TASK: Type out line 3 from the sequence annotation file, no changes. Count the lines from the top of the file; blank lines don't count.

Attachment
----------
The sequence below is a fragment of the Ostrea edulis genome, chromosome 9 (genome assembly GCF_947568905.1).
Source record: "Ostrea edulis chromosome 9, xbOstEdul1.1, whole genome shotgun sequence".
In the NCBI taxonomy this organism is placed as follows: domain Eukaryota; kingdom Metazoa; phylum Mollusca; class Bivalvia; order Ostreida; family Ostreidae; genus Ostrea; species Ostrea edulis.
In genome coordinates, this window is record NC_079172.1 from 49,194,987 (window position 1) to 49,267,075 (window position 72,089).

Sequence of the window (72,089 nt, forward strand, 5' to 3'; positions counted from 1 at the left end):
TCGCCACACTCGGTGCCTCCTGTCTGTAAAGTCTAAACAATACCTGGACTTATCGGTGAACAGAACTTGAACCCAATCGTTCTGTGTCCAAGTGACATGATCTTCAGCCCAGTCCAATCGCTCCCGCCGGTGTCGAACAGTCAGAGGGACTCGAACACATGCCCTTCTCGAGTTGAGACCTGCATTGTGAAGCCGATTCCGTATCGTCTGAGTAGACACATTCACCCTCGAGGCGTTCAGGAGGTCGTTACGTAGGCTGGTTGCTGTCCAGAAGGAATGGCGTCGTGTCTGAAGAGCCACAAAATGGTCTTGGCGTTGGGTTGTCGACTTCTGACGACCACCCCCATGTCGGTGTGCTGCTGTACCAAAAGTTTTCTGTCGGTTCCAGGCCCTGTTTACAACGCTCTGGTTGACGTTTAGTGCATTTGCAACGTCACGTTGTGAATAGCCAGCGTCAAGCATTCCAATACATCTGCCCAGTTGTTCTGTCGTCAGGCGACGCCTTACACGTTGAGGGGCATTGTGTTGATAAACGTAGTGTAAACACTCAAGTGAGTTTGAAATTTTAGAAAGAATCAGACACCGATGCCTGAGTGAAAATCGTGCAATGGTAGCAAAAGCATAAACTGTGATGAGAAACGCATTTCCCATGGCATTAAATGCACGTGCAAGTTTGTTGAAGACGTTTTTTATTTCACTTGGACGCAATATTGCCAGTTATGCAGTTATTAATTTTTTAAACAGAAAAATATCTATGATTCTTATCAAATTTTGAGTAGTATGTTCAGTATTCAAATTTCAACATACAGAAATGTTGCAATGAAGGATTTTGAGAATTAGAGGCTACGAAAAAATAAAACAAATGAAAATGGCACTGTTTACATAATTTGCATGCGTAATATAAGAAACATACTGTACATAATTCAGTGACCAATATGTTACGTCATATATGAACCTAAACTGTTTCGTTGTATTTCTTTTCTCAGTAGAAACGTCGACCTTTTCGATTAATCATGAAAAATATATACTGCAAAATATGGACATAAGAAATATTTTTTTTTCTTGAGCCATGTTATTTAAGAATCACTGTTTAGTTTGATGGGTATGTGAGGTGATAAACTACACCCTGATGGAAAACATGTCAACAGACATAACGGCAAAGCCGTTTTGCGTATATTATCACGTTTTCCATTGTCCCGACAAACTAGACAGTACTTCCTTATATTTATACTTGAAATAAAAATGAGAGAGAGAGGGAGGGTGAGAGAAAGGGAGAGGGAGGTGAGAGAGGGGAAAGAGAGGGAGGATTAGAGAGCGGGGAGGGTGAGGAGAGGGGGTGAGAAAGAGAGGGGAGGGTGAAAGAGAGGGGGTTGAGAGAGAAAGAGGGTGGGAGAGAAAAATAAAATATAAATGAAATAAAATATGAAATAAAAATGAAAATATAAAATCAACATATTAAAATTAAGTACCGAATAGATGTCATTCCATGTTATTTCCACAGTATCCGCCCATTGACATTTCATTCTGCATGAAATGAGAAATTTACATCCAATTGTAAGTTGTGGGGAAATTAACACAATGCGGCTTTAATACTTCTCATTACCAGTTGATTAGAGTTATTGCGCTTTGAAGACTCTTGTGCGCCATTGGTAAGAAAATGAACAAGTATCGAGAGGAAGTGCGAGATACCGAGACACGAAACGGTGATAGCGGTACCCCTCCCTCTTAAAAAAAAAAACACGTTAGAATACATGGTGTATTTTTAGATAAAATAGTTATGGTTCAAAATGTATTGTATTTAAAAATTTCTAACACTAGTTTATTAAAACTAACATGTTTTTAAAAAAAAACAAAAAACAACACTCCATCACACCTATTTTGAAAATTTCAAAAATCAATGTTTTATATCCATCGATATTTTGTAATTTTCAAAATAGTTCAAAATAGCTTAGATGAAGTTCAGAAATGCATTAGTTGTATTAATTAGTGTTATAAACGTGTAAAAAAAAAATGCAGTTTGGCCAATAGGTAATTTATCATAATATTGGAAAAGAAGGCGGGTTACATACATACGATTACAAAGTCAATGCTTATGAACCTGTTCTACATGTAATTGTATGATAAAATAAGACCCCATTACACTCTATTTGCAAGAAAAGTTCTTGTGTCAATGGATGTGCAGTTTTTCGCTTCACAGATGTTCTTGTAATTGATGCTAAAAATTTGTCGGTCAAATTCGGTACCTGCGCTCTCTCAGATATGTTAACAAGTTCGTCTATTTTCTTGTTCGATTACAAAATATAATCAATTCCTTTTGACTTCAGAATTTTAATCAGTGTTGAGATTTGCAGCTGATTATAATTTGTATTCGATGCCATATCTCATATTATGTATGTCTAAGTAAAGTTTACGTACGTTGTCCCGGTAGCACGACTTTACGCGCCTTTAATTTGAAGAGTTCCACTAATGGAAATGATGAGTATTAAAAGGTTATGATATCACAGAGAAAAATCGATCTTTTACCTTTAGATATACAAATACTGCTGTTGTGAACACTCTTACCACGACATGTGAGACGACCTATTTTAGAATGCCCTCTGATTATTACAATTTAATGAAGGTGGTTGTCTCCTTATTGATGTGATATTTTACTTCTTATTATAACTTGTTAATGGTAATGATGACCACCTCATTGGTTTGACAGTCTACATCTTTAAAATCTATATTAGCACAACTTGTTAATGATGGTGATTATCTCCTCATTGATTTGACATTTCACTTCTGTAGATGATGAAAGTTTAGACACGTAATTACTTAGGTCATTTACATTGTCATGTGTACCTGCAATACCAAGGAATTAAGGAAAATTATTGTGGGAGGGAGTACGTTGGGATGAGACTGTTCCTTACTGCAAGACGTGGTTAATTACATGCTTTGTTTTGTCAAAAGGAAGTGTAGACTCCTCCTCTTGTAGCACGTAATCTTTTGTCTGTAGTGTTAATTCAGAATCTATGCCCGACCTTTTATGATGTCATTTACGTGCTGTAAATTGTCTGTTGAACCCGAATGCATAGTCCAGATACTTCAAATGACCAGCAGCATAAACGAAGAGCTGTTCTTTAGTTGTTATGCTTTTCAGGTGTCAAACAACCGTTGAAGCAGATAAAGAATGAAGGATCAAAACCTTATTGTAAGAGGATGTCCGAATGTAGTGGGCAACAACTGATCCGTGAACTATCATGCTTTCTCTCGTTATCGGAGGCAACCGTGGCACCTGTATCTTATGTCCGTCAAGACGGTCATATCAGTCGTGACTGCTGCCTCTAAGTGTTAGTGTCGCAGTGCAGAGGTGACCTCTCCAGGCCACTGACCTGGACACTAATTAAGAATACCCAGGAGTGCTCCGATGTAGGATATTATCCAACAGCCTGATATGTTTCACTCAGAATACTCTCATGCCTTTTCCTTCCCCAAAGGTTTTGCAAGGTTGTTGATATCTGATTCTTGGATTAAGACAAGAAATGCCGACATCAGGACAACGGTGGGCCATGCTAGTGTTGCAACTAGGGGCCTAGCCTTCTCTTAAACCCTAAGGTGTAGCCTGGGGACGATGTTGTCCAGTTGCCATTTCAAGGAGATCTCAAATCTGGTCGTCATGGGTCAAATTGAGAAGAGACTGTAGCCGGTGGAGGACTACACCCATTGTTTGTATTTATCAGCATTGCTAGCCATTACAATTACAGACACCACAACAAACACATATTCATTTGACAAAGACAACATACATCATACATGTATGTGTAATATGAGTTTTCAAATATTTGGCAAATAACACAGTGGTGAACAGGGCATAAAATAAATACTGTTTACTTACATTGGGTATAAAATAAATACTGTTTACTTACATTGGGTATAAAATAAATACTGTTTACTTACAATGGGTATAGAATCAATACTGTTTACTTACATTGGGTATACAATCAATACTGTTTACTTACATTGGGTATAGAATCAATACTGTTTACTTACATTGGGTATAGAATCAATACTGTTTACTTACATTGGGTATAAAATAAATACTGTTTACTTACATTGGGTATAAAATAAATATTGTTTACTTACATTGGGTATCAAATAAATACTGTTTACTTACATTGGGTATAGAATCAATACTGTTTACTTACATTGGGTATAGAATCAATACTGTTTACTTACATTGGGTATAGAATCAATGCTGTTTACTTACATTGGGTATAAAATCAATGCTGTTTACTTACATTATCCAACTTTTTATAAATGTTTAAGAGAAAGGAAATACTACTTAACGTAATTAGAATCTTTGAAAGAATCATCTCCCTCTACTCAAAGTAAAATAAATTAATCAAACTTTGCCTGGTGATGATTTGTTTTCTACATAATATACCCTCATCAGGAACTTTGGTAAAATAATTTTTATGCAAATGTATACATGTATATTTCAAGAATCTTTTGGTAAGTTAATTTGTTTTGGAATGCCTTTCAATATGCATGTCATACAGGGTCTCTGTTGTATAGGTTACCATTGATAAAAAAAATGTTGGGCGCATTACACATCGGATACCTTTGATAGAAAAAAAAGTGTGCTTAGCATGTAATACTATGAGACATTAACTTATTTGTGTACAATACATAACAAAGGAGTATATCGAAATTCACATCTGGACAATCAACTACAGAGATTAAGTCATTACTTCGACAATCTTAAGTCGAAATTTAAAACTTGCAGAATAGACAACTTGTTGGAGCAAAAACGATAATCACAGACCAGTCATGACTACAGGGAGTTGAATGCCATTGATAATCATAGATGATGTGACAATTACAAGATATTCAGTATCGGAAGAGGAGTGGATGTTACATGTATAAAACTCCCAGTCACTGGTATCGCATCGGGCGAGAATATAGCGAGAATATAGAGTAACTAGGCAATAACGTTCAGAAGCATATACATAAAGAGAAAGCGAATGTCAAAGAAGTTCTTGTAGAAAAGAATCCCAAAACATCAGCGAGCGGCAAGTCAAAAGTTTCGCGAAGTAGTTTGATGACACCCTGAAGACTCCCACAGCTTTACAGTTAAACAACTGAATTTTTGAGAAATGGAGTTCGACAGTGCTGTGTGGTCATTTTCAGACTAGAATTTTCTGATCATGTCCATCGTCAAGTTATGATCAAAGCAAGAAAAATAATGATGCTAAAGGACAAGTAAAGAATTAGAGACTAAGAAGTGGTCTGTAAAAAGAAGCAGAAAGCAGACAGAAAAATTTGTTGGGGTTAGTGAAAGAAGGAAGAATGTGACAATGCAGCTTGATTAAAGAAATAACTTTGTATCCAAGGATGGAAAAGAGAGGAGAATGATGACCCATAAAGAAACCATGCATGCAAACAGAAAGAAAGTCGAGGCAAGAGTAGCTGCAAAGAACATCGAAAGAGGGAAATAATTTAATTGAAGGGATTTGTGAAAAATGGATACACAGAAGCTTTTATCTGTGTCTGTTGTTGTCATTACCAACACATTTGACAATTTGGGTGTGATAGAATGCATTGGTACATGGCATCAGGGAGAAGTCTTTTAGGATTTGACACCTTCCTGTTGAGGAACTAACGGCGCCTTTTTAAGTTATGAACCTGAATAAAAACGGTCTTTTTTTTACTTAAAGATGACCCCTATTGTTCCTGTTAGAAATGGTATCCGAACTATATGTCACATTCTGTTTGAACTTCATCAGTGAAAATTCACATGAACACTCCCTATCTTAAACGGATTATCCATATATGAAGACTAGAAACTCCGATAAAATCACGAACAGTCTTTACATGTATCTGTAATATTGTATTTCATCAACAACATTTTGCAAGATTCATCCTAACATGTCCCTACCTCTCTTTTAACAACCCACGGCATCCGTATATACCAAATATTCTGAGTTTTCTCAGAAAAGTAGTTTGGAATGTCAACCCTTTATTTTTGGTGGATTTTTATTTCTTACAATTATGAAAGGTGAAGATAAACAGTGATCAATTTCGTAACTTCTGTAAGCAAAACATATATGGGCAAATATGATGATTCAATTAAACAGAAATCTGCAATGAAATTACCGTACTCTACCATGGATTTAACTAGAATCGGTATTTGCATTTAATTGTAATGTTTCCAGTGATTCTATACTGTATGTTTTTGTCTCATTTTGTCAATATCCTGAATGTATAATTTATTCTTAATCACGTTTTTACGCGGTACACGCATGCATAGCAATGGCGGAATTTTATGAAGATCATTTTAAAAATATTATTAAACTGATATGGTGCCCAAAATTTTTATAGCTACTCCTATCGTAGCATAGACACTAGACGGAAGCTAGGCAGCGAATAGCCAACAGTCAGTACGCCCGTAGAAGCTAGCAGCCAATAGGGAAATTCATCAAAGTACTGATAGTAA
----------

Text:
In the NCBI taxonomy this organism is placed as follows: domain Eukaryota; kingdom Metazoa; phylum Mollusca; class Bivalvia; order Ostreida; family Ostreidae; genus Ostrea; species Ostrea edulis.